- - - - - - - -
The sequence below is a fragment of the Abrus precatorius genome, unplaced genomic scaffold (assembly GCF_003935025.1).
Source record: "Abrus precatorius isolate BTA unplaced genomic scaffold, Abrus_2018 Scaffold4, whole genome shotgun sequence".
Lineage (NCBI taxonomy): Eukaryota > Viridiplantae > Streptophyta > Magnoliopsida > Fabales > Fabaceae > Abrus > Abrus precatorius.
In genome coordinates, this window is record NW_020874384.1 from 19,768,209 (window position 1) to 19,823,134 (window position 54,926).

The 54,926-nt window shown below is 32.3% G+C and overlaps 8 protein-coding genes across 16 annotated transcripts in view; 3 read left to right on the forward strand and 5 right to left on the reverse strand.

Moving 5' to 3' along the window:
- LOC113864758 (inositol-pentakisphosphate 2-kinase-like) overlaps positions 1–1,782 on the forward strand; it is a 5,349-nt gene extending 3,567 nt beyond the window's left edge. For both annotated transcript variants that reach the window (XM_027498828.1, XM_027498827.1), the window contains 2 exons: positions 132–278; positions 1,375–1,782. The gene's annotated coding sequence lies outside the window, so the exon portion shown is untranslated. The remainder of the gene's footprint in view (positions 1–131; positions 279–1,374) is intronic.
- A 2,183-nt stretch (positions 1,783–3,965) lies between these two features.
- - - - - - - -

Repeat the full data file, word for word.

The sequence below is a fragment of the Abrus precatorius genome, unplaced genomic scaffold (assembly GCF_003935025.1).
Source record: "Abrus precatorius isolate BTA unplaced genomic scaffold, Abrus_2018 Scaffold4, whole genome shotgun sequence".
Lineage (NCBI taxonomy): Eukaryota > Viridiplantae > Streptophyta > Magnoliopsida > Fabales > Fabaceae > Abrus > Abrus precatorius.
In genome coordinates, this window is record NW_020874384.1 from 19,768,209 (window position 1) to 19,823,134 (window position 54,926).

The 54,926-nt window shown below is 32.3% G+C and overlaps 8 protein-coding genes across 16 annotated transcripts in view; 3 read left to right on the forward strand and 5 right to left on the reverse strand.

Moving 5' to 3' along the window:
- LOC113864758 (inositol-pentakisphosphate 2-kinase-like) overlaps positions 1–1,782 on the forward strand; it is a 5,349-nt gene extending 3,567 nt beyond the window's left edge. For both annotated transcript variants that reach the window (XM_027498828.1, XM_027498827.1), the window contains 2 exons: positions 132–278; positions 1,375–1,782. The gene's annotated coding sequence lies outside the window, so the exon portion shown is untranslated. The remainder of the gene's footprint in view (positions 1–131; positions 279–1,374) is intronic.
- A 2,183-nt stretch (positions 1,783–3,965) lies between these two features.